Here is a list of all the postings Nigel Graham 2 has made in our forums. Click on a thread name to jump to the thread.
|Thread: Wall Chart|
I've now a few of these in various forms but I bought two of Tracey Tools' posters (tapping-sizes on the reverse). One hangs in the workshop, using an old trouser-hanger so I can turn it easily. The other floats around the front-room furniture for ready-reference when I'm using TurboCAD.
Oh, and both are complemented by copies of the Zeus book!.
|Thread: Myford Gear Spacers|
Good idea. I must admit I'd never considered that.
Felt-tip pen mark on the wheel... Multiple thread?
The new "mining" for lithium proposed in Cornwall (in fact has work started) is not conventional rock-breaking.
It is extraction of lithium ore that has become dissolved naturally in deeply-circulating water, including that flooding old mines.
The brine is pumped out of boreholes, the minerals are extracted and the water returned (presumably down a different hole.)
|Thread: Sourcing a Bolt|
Stainless-steel and aluminium-alloy can be a bad combination depending on the individual grades and the environmental conditions.
The alloys for marine use should be ones developed for the role. I have seen an assembly that had spent some time in the sea, in its intended use, whose stainless-steel thread inserts sat all smug and bright in craters filled with white sludge, in the aluminium end-plates.
I can't see it being a problem in something that is drenched in oil; but it certainly can be with any water about.
A non-metallic grease - mineral, silicone or petroleum-jelly - may be better than a copper-based anti-sieze compound.
I used to test experimental assemblies made typically from "ordinary" aluminium-alloy (HE30 - I don't know its modern moniker) held together with A2 or A4 grade stainless fastenings. Despite their designers' touching faith in anodising, the test-pieces' necessary immersion in a tank of fresh water kept sweet with only normal swimming-pool filters and additives soon started things fizzing.
I wonder if this could also be a problem for miniature railways using stainless-steel bolts with aluminium rails. It might not if the joints are always above the ballast and kept clean, but may be if vegetation or soil accumulates around the track.
|Thread: Old lathe tools|
The holder with the light-coloured rust, to the right of the sping tool-holder, looks as if for holding small Coventry-type thread-chasers.
The large holder with the screw in a little hump (2nd from left, next to all those centres) is for parting-tools, and appears to have a blade in it.
|Thread: E10 Petrol|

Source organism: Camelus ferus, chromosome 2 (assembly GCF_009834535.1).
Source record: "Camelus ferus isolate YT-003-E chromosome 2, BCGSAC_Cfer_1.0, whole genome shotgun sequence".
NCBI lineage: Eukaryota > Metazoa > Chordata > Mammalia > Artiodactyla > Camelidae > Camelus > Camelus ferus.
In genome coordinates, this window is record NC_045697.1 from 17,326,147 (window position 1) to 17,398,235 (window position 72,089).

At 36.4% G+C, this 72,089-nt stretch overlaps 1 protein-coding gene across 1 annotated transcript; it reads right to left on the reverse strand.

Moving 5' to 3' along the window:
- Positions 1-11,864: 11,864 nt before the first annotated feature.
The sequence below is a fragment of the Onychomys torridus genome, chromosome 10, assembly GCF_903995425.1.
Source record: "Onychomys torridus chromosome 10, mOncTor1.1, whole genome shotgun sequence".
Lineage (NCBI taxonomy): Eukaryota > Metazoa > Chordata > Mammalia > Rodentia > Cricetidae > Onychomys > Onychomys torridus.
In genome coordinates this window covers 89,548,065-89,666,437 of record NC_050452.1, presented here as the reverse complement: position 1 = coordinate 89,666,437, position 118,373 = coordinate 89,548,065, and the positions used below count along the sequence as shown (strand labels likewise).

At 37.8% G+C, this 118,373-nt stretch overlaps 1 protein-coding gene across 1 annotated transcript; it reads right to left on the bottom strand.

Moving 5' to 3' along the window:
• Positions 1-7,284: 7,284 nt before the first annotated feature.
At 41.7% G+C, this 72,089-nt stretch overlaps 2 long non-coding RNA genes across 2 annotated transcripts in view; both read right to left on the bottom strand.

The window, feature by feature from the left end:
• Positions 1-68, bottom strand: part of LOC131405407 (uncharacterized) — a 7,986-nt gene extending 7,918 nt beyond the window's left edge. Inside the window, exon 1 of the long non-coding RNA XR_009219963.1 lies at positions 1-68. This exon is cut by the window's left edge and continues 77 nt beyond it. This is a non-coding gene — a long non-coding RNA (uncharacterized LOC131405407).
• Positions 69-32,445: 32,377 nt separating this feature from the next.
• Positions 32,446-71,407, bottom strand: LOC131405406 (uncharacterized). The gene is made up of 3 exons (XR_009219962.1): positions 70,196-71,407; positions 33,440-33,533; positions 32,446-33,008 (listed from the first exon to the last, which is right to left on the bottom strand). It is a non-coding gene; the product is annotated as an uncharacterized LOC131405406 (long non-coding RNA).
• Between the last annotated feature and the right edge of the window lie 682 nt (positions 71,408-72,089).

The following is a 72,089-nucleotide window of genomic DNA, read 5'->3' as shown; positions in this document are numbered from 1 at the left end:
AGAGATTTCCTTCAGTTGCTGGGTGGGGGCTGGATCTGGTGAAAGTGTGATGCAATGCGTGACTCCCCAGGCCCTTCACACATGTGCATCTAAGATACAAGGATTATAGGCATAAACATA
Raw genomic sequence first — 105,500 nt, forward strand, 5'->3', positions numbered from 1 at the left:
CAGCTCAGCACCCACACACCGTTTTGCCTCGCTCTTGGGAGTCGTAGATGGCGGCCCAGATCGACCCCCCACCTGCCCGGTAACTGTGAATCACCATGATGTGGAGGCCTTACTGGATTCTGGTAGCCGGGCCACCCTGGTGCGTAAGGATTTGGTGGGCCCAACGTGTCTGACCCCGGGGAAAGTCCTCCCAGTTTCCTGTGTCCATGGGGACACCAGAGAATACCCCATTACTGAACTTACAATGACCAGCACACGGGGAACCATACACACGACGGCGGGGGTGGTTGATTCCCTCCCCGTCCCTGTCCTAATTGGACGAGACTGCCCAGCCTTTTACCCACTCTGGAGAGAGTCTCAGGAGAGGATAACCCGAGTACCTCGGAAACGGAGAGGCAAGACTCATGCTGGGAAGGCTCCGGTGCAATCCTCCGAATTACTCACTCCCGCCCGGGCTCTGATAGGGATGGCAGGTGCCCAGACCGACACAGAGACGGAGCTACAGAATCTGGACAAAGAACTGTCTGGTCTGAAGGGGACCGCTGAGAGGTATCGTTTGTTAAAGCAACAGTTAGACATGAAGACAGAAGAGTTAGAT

The compatibility-finder and other information on E10 fuel is on the www.gov.uk site.
|Thread: The beginnings of Mobile Telephony|
My employer had a security notice on its reception desk and that too, called the instruments correctly, portable telephones.
The wrong word probably comes from some big-name advertising company, and relied on enough people having not been taught to understand ordinary words in their own language!
I use "portable" and once puzzled someone enough for him to ask, "Don't you mean 'mobile' " ?
"No. Mine isn't mobile" , I replied. "It has neither motor nor wheels."
|Thread: Vehicle reversing sensors|
A very useful tip, a soft ball on string. I have seen that tip elsewhere a long time ago though if I recall correctly that motorist drove forwards into his garage.
I would expect an ultrasonic transducer to be reciprocal as you suggest, i.e. capable of both transmitting and receiving. They can be calibrated effectively by making three of them ping at each other in turn, and apply the transmitting and receiving electrical signal levels, and the transducers' electrical characteristics, to complicated simultaneous equations. (It was easy for me. The sums lived in a computer programme written by them as know such things.) The method, "reciprocity calibrating", is roughly the sonar equivalent of making three surface-plates from each other without recourse to a reference-plate.
However, even if using a pair at their same resonant frequency, you may need know their receive and transmit sensitivities with their associated amplifier gains, in both modes, for the readings they give to make sense. It may be possible to calculate the results from purely relative signal levels, but you'd still need an optical or thermocouple pyrometer to calibrate the acoustic system, especially as it might not be linear with temperature.
The sound pressure-level emitted from a small transducer is fairly low and falls by inverse-square distance law plus absorption that rises with frequency; so although it is valuable for the sort of contact transmission and reception Pgk describes, in medicine and NDT of metal components, I would not to like to guess its likely efficiency though a turbulent gas cloud.
The sound might travel easily along a fire-tube well though. A metal tubes can be an effective acoustic wave-guide provided you can put enough of the total emitted energy into the tube's entrance. (Think of the speaking-tubes on old ships.) A single-piece sensor may be nearly omnidirectional so much of the radiated sound would miss the tube. If it is directional though, both transducers would need careful aiming for beam and tube concentricity. You could test for this by putting one sensor on a rotary table at one end of the milling-machine table, and the other on a fixed mount at the other: somewhat similar rigs are used in acoustics laboratories.
Also, although the electronics is safely away from the fire, the sensors would not be very happy too close to a high temperature heat source, whether facing through an open firebox door or in the smokebox.
Testing with a blowlamp flame would be interesting. I've sneaking suspicion the flame boundary would reflect and scatter much of the applied pulse back, due to the sharp density difference from the surrounding air. (Incidentally, whales call over long distances not only because they shout loudly and at high power, but also thanks to a natural wave-guide formed by the sea surface and a density boundary at some depth below the animals.)